Julie Shull of Chillicothe has been named director of events for Ohio Farm Bureau Federation.Read More
Paige Hunt of Delta recently graduated from Ohio Farm Bureau’s AgriPOWER Class XII. The elite leadership program was started in 2008 to help agricultural advocates gain influence over public policy issues that impact their businesses and communities.
Hunt is a self-employed hairstylist and bridal makeup artist. She is a member of Fulton County Farm Bureau and works with 4-H youth as a Beef Skillathon coordinator. She is also a Fulton County Extension Advisory Committee member.
Over the course of a year, Class XII participants learned from experts on how to become better leaders and advocates for the agricultural industry, including spokesperson and media training, etiquette training, social networking and communications. They learned about public policy matters important to their local communities, as well as the state, nation and world. They visited Washington, D.C. where they learned about national and global issues, and they visited diverse agricultural operations in California so they could better understand the differences and similarities in agriculture from state to state.
Partnering with Ohio Farm Bureau on AgriPOWER Class XII were Farm Credit Mid-America, Ohio Farm Bureau Foundation, Ohio Corn and Wheat, Ohio Pork Council, Ohio Soybean Council, Stark County Farm Bureau, Deerfield Ag Services and Trans Ova Genetics.
To learn more about the AgriPOWER program, visit ofbf.org/agripower.
Ohio Farm Bureau’s mission is working together for Ohio farmers to advance agriculture and strengthen our communities. Learn more at ofbf.org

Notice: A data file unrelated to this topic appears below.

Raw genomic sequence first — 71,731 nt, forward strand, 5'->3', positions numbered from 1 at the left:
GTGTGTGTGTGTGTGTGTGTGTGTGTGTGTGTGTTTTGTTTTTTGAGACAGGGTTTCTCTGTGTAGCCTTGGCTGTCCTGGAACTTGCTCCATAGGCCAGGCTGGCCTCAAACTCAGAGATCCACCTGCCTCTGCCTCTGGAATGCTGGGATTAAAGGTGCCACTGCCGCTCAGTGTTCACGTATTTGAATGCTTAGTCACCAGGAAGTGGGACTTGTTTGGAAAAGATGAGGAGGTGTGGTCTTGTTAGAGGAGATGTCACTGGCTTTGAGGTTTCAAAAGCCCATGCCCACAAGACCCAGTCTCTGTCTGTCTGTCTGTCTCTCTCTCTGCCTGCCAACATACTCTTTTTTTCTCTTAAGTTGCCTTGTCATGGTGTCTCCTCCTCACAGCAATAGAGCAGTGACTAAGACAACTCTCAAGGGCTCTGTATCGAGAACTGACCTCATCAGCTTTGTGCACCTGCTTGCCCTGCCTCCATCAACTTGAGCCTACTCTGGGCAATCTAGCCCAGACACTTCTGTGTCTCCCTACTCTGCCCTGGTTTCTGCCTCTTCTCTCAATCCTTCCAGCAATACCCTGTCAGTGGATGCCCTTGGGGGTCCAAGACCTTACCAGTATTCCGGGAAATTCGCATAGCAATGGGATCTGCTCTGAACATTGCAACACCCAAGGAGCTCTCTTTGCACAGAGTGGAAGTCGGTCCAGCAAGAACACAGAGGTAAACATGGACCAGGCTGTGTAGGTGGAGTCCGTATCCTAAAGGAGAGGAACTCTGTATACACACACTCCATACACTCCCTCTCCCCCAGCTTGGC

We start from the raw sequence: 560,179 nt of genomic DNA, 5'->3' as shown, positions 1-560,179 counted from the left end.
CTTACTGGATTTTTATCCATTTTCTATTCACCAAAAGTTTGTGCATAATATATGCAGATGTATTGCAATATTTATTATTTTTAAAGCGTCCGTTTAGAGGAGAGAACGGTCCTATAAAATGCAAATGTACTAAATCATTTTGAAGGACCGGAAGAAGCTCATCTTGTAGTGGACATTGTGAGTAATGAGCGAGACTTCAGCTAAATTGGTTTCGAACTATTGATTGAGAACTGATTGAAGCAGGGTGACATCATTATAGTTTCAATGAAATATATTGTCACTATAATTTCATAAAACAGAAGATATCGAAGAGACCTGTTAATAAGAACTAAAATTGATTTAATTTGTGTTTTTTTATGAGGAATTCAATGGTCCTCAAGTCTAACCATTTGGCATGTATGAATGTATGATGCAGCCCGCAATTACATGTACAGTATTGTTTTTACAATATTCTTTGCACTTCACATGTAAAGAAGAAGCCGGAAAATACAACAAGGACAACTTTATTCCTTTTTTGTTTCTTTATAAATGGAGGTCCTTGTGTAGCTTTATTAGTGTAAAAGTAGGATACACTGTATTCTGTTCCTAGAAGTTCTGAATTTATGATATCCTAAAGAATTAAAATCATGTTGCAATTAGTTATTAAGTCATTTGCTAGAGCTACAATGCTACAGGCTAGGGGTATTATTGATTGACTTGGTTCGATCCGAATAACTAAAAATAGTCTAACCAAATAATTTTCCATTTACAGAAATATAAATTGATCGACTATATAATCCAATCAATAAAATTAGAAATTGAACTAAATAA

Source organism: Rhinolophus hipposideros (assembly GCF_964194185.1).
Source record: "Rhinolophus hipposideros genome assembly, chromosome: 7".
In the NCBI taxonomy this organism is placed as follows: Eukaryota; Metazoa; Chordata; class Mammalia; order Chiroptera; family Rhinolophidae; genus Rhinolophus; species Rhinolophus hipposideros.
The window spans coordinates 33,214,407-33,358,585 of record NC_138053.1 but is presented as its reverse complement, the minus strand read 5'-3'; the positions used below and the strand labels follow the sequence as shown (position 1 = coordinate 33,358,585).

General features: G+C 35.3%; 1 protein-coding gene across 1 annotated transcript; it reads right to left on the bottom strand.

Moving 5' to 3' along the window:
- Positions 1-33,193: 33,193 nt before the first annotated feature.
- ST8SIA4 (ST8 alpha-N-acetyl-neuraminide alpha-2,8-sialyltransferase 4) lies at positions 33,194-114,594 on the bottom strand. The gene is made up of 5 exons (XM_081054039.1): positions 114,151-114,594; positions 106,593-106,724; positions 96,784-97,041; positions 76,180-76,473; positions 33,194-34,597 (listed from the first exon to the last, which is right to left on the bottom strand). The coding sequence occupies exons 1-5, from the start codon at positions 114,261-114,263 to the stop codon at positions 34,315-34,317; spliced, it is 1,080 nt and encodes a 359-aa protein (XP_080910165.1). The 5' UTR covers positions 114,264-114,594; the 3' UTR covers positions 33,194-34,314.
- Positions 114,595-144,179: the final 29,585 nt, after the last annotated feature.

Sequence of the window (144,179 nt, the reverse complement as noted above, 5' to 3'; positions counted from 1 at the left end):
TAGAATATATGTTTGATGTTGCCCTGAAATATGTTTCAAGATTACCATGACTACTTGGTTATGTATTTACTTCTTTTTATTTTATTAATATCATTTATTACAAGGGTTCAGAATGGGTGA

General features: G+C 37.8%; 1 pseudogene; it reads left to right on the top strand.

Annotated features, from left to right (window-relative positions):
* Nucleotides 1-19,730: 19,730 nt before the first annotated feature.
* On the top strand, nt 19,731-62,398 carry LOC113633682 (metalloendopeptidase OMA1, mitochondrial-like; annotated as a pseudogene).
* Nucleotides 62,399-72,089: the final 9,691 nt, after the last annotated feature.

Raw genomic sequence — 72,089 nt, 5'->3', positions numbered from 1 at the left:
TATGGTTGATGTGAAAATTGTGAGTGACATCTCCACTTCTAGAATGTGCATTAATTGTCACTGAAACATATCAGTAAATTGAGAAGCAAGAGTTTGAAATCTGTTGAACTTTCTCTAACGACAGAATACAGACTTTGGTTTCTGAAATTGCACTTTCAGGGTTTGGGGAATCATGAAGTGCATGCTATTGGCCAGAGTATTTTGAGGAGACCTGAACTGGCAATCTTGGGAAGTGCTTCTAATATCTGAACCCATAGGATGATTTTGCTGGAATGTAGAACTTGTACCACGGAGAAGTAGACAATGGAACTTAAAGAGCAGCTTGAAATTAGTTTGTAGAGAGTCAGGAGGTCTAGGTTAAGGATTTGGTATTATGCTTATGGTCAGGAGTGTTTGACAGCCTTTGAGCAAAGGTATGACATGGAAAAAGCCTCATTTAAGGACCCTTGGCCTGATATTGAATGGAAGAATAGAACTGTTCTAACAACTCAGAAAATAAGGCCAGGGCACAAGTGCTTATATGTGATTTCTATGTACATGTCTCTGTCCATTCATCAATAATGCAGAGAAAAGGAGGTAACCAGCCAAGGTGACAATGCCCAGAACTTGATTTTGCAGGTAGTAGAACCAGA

This is a news release for use by journalists. Questions should be directed to Ty Higgins, 614-246-8231 or [email protected].
Editors: A high-resolution photo of Ms. Hunt is available for download.
I'm eternally grateful for the support Ohio Farm Bureau scholarships provided in helping me turn my dreams into reality.Available scholarships
I see the value and need to be engaged in the community I live in, to be a part of the decision-making process and to volunteer with organizations that help make our community better.Leadership development
With not growing up on a farm, I’d say I was a late bloomer to agriculture. I feel so fortunate that I found the agriculture industry. There are so many opportunities for growth.Growing our Generation
Labor has always been an issue, mainly because we are a seasonal operation. So that's a challenge finding somebody who only wants to work three months out of a year, sometimes up to six months.Business Solutions
Farm Bureau involvement has taught me how to grow my professional and leadership experience outside of the workforce and how to do that in a community-centric way.Young Ag Professionals program
If it wasn't for Farm Bureau, I personally, along with many others, would not have had the opportunity to meet with our representatives face to face in Washington.Washington, D.C. Leadership Experience
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